Canberra women soar to new heights on their mountain bikes

Harriet Burbidge-Smith, 24, soars as Zoe Cuthbert, 19, looks on at Majura Pines, which the women have helped bring up to scratch. Picture: Elesa Kurtz
Harriet Burbidge-Smith, 24, soars as Zoe Cuthbert, 19, looks on at Majura Pines, which the women have helped bring up to scratch. Picture: Elesa Kurtz

Canberra mountain bike athlete Harriet Burbidge-Smith should be competing in Austria and cross-country champ Zoe Cuthbert should be doing the same in the United States but COVID-19 has them ankle-deep in mud at the Majura Pines jumps. And they kind of like it. Love it, actually.

The pair, who work part-time for Canberra trail builders Iconic Trails, have also been volunteering their time to build jumps and loops at the Majura Pines, a favourite bike hang-out for generations of Canberrans. Harriet started working there alone late last year, literally using a shovel to make the jumps by hand, digging until late into the summer evenings.

Some weeks she spends 40 hours at the site, which she's renamed Majurassic Park (stickers are available), as more and more people have joined her to carve out and pack in challenging and exciting jumps, and as excavators and other machinery have joined the effort, with the support of the ACT government.

"It's lots of hard work but it's fun, though, especially getting on the machines," Harriet "Haz", 24, said.

 Harriet Burbidge-Smith, 24, flies high with Zoe Cuthbert, 19, at Majura Pines. Picture: Elesa Kurtz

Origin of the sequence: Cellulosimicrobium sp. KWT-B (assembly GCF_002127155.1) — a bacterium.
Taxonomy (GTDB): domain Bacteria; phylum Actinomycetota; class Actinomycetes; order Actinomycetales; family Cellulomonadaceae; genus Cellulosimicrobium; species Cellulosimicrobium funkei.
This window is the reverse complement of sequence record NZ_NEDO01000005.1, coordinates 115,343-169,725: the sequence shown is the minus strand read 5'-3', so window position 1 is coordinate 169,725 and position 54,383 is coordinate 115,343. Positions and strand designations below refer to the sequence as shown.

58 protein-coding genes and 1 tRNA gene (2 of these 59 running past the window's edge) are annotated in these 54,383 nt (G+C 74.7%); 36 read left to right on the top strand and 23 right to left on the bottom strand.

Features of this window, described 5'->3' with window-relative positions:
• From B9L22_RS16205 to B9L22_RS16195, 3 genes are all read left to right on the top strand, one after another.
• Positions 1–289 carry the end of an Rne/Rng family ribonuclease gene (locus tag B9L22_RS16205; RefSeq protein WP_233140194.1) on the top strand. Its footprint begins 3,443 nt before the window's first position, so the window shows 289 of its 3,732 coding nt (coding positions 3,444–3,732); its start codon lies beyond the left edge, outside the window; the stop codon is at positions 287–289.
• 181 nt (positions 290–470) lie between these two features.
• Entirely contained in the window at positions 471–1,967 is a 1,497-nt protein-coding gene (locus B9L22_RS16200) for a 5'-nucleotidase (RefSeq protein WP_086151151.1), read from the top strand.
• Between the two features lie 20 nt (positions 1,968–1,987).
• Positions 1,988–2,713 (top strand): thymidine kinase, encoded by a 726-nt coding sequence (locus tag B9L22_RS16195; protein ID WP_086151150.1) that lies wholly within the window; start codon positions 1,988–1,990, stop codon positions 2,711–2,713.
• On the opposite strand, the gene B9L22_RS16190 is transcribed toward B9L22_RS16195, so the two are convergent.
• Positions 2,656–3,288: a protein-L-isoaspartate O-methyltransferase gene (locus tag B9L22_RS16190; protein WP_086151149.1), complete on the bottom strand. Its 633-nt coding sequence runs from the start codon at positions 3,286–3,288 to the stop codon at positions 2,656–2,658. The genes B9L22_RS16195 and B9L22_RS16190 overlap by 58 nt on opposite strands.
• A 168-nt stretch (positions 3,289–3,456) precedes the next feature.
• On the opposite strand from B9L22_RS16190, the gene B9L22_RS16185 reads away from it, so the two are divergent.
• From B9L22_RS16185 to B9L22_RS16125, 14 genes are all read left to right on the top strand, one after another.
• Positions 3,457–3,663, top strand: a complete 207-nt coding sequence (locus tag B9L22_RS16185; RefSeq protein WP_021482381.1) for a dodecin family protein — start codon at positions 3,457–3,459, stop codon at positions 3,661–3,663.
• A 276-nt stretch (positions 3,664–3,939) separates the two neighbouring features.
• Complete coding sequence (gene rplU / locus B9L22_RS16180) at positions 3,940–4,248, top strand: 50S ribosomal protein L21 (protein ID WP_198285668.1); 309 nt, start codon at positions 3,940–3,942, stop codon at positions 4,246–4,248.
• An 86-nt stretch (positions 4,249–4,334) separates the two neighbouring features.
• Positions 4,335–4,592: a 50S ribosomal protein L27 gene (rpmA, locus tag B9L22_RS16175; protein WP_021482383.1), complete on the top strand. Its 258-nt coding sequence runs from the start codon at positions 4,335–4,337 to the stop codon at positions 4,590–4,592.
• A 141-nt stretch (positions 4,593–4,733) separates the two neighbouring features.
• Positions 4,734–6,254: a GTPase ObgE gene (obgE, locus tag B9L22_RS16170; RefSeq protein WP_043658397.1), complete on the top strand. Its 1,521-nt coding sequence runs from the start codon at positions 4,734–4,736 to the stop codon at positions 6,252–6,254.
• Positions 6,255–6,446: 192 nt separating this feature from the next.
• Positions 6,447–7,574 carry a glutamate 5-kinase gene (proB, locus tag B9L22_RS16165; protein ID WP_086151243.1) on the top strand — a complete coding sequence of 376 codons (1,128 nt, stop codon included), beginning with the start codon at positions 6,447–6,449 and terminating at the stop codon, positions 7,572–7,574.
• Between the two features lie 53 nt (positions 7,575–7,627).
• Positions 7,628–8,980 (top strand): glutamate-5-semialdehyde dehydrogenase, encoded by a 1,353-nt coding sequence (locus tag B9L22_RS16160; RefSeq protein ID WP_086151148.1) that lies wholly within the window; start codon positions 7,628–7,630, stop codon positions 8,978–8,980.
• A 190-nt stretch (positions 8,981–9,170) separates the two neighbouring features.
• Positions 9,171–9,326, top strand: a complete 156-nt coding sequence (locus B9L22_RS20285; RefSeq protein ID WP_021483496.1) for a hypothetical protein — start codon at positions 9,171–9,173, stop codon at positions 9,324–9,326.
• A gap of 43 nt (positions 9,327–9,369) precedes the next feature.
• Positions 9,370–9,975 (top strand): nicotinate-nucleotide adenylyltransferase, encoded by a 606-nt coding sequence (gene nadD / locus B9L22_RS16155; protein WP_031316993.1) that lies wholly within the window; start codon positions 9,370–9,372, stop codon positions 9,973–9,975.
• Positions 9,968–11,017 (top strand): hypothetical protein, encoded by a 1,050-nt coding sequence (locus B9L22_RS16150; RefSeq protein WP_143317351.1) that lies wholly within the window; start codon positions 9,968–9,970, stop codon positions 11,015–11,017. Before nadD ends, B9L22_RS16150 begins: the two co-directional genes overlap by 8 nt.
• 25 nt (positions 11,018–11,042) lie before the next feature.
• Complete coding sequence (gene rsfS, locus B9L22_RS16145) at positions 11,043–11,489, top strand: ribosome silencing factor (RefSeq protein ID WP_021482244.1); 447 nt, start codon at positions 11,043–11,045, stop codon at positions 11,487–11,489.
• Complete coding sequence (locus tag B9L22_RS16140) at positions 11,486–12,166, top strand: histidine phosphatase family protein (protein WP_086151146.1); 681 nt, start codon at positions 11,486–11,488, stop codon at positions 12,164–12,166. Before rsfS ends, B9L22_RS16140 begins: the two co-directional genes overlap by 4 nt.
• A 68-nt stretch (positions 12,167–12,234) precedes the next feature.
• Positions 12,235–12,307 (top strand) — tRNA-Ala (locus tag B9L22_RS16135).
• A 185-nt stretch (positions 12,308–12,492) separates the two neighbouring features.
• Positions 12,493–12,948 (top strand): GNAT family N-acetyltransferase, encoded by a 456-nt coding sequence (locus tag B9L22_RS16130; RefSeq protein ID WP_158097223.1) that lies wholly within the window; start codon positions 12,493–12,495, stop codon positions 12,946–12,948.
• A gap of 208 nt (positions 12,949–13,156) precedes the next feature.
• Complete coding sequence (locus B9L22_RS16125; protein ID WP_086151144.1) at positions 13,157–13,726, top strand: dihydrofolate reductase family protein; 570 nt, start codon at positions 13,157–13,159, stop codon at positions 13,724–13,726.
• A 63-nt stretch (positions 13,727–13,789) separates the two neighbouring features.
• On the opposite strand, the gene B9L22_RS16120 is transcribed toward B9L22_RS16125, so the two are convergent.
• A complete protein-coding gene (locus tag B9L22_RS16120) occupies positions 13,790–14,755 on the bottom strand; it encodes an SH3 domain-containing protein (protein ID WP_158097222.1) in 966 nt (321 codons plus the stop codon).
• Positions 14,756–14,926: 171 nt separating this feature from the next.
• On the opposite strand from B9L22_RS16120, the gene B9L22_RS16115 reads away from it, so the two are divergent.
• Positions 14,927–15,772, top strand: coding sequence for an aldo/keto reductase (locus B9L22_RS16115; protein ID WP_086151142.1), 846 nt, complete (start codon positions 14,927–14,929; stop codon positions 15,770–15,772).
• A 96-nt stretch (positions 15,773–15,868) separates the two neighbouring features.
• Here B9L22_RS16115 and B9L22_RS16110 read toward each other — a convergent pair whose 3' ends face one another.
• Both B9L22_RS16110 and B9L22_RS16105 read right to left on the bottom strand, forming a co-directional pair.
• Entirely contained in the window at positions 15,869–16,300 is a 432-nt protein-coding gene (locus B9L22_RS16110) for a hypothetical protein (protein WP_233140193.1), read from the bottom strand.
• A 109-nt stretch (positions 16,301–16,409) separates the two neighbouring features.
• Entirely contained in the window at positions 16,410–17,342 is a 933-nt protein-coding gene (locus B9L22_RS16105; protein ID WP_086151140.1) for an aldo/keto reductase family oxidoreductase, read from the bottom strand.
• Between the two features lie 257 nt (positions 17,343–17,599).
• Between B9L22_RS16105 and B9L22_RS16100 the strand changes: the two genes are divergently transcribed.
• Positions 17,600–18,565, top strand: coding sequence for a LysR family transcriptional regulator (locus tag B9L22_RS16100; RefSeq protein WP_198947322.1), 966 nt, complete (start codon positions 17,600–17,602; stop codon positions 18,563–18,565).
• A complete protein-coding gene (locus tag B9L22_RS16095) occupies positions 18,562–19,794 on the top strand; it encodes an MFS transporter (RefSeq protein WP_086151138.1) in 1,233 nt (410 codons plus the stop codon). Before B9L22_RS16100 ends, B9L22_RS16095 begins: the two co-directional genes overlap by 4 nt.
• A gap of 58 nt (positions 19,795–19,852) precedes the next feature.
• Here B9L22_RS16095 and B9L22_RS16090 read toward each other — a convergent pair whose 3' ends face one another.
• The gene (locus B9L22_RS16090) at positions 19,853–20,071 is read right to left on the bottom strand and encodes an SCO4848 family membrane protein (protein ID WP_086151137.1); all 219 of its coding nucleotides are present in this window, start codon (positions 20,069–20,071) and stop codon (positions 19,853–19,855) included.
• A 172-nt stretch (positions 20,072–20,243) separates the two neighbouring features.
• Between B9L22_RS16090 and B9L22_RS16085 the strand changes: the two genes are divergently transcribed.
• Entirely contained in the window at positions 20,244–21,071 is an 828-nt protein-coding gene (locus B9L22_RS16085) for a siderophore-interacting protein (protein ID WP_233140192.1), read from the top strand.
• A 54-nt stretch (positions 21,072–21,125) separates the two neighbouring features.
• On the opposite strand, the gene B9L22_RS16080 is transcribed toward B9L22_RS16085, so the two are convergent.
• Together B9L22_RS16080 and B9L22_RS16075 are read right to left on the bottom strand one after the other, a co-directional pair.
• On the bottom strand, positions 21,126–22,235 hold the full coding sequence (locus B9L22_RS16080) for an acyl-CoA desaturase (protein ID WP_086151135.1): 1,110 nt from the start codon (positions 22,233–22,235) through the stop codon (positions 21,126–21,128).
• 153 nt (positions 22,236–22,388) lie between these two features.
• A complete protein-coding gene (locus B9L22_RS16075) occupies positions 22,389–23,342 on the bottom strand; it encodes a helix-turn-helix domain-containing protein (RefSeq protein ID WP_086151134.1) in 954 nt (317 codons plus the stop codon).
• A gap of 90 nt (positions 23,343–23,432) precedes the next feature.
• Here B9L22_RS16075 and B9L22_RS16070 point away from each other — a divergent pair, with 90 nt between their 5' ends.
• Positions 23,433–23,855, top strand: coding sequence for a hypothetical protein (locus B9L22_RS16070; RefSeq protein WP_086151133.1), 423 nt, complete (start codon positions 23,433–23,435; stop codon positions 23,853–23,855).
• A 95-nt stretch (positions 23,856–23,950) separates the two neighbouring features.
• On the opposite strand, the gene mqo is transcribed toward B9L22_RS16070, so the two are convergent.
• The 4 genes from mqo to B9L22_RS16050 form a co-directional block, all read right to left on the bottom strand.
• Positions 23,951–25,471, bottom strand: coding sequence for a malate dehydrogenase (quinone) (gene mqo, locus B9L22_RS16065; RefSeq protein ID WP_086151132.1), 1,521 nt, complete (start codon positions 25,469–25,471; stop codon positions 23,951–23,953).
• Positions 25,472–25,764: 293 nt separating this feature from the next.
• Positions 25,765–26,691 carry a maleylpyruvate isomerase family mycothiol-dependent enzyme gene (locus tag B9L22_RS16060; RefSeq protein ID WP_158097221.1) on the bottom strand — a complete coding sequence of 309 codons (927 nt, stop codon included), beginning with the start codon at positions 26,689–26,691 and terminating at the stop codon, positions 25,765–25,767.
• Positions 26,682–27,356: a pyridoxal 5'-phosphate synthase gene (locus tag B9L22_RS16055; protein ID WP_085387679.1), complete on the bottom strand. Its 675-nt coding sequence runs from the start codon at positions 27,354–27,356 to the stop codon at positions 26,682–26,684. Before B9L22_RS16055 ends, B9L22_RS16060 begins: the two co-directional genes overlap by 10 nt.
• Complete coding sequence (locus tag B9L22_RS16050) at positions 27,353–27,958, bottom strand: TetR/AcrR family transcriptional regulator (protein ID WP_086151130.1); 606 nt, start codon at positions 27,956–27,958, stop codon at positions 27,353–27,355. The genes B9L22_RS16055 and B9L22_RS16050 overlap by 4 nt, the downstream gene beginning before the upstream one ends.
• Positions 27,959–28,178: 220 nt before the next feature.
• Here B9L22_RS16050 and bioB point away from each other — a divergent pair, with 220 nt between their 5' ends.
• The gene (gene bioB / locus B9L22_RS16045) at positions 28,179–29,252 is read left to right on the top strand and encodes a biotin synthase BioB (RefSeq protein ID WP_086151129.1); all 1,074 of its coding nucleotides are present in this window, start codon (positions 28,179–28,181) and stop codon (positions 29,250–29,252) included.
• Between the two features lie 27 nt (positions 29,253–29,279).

Harriet Burbidge-Smith, 24, flies high with Zoe Cuthbert, 19, at Majura Pines. Picture: Elesa Kurtz

"I'm up all night thinking of ideas. You can build a trail however you want, if you want to challenge yourself or try something a bit different. You can be really creative with it, not many people realise that. You can express what you want to do on your bike."

Zoe, 19, also a part-time graphic designer, enjoys the camaraderie at Majura. "Just good people to hang out with and spend time with," she said.

Harriet has been racing bikes since she was four, first on a BMX and then mountain bikes. She was sitting top 10 in the world last year in Crankworx, the global tour of mountain bike festivals, when she crashed and couldn't make the final events. BMX Australia describes her as a passionate and courageous rider.

Harriet Burbidge-Smith, 24, and Zoe Cuthbert,19, volunteer their time to make the trails. Picture: Elesa Kurtz

Harriet Burbidge-Smith, 24, and Zoe Cuthbert,19, volunteer their time to make the trails. Picture: Elesa Kurtz

"I started at the BMX track at Melba at four with Canberra BMX, which is amazing now, there's so much more kids now than when I started," Harriet said.

"I think just from a very young age, maybe two or three, my parents couldn't keep me off a bike so they kept searching for things in Canberra where I could ride and they found the BMX track and took me there. It was like, yeah, couldn't stop me."

Australia's top female junior talent in mountain bike cross country, Zoe proudly displays "Ride Like a Girl" on her Instagram bio. She finished fifth in the world in the junior ranks last year. She competed in her first race at seven, at Majura Pines. "I think I lost my chain and came last but I absolutely loved it and made mum immediately enrol me into the next race," she said.

Iconic Trails owner and rider Garreth Paton says both Zoe and Harriet's work ethic is second to none. And their riding makes them excellent role models, especially for girls who might be tempted to give up sport as they get older. "They're hard workers and amazing riders and my girls just look up to them and are amazed by them," he said.

This story Canberra role models soar to new heights on their bikes first appeared on The Canberra Times.